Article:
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Lost & Found

Lost: Chihuahua, black, tan, and white male, "Spy," very small, off F.M. 775, across from the Woodlands on Sept. 26, he is missed dearly. Call 830-391-5055.
Found: Young male Black Lab, first week in October, wearing orange collar, friendly, on C.R. 158 off F.M. 2579. Call Jeanette at 830-391-4036 to claim.
Missing: Male Chihuahua, black/gray/white, named Spy, possibly missing from F.M. 775 around Vintage Oaks Subdivision and Woodlands area, Sat., Sept. 26 about 10 p.m. 830-391-5055. 
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Help Wanted

The 81st Judicial District Attorney’s office, which includes Frio, La Salle, Atascosa, Karnes and Wilson Counties, is accepting resumes for an Assistant District Attorney position. The selected candidate will manage a specialized caseload with a focus on criminal enterprise, human trafficking/human smuggling and other cases as needed. Responsibilities of the position include working closely with Federal, State and Local law enforcement agencies, felony intake, preparation of cases for grand jury, negotiating pleas, and representation of the State of Texas in pretrial proceedings, as well as in criminal bench trials and jury trials in District Court. All applicants must be a graduate of an accredited law school and licensed to practice law by the State of Texas and have a minimum of five (5) years prosecutorial experience with felony cases and extensive trial experience. Salary commensurate with experience. Resumes will be accepted through the close of business October 19, 2015. Please EMAIL resumes and cover letters to terireyes@81stda.org. DISTRICT ATTORNEY RENE PENA. C/O Teri Reyes, Office Manager, 1327 Third St., Floresville, Texas  78114, fax 830-393-2205. terireyes@81stda.org.
Seeking individual to work in a local child-care center, paid holidays, etc., must be high school grad or GED. Apply in person at Cubs Country Childcare, 212 FM 1346 in La Vernia.
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Agriculture Today

Rain helps, but exceptional drought still the rule here

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October 26, 2011 | 2,804 views | Post a comment

Nearly all of the state received rain during the last two weeks, but even where the rains were substantial, the drought was far from over, according to an Oct. 18 Texas AgriLife Extension Service press release.

Since early October, the Rolling Plains, Central, and North regions received the most rain, with accumulations of 6 inches and more, with 2 to 3 inches common, according to the National Weather Service’s daily precipitation analysis. San Antonio and surrounding counties received 2 inches or more. With a few exceptions, the rest of the state received from a trace to about 2 inches.

Where the rains were substantial, the agricultural benefits were great, replenishing livestock water tanks and ponds, and encouraging farmers to plant winter forages and prepare fields for fall planting.

However, the general consensus from AgriLife Extension county agents was that much more rain is needed to sustain winter crops.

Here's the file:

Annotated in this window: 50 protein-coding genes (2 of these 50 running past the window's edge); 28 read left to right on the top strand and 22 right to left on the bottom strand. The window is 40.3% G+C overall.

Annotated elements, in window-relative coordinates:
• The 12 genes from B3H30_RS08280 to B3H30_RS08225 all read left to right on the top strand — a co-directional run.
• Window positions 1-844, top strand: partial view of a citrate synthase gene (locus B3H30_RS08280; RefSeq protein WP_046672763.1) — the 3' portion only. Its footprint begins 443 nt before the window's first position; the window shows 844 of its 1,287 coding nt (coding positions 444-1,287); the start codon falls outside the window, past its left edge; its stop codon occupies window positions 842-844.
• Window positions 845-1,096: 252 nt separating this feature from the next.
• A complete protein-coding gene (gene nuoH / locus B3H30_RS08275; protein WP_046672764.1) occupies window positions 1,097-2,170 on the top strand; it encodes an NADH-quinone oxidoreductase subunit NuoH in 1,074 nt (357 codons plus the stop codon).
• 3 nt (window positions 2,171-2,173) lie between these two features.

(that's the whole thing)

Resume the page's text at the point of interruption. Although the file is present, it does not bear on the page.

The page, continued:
“Most of the county received 1 inch to 2 inches of rain this week,” said Steven Sparkman, AgriLife Extension agent in Hardeman County, northwest of Wichita Falls. “This is the first rain in a year, measuring over an inch at one time for most of the county. Wheat producers will wait several days for volunteer wheat and weeds to come up then spray to kill it and plant the 2012 wheat crop. ... This rain was nice, but leaves us about 18 inches below normal.”

“After a good rain this past weekend, farmers are firing up tractors and grain drills to get wheat planting under way,” said Justin Gilliam, AgriLife Extension agent in Archer County, south of Wichita Falls. “While some farmers are having to replant, most are just now putting seed in the ground. Tanks and streams are all at least half full, while some are overflowing.”

AgriLife Extension district reporters compiled the following summaries:

AgriLife Extension district reporters for the Southwest District, including Wilson, Gonzales, Guadalupe, and Bexar counties, reported the district received from 0.5 inch to 6 inches of rain, but pastures remained barren and dryland farming operations were still at a standstill. Livestock producers continued to reduce herds as forage was in short supply. Cooler nighttime temperatures prevailed.

AgriLife Extension district reporters for the Coastal Bend District, including Karnes County, reported a few areas received 2 to 4 inches of rain, but the drought continued. Producers were skeptical about planting winter annuals such as wheat, oats, and ryegrass unless additional moisture is received. As grass was scarce and hay hard to find, livestock producers continued to sell cattle or feed supplements. Some farmers were light plowing. Most counties needed an additional 6 to 8 inches of rain to bring subsoil moisture to adequate levels. Most farm ponds were still empty or nearly so.

AgriLife Extension district reporters for the South District, including Atascosa County, reported some counties received rain, greening up rangeland and pastures, but overall there was not enough to improve soil-moisture levels. Soil moisture remained very short throughout most counties. The exceptions were Atascosa and Zapata counties, where they were reported as being adequate because of rains a couple of weeks ago. Webb, Dimmit, and Zapata counties reported from 1.5 to 5 inches. Although some stock tanks were partially filled by runoff, lack of water remained a concern for most ranchers. Hay was still in short supply, and livestock producers continued culling herds.

Compiled from Texas A&M University and Texas AgriLife Extension Service reports.

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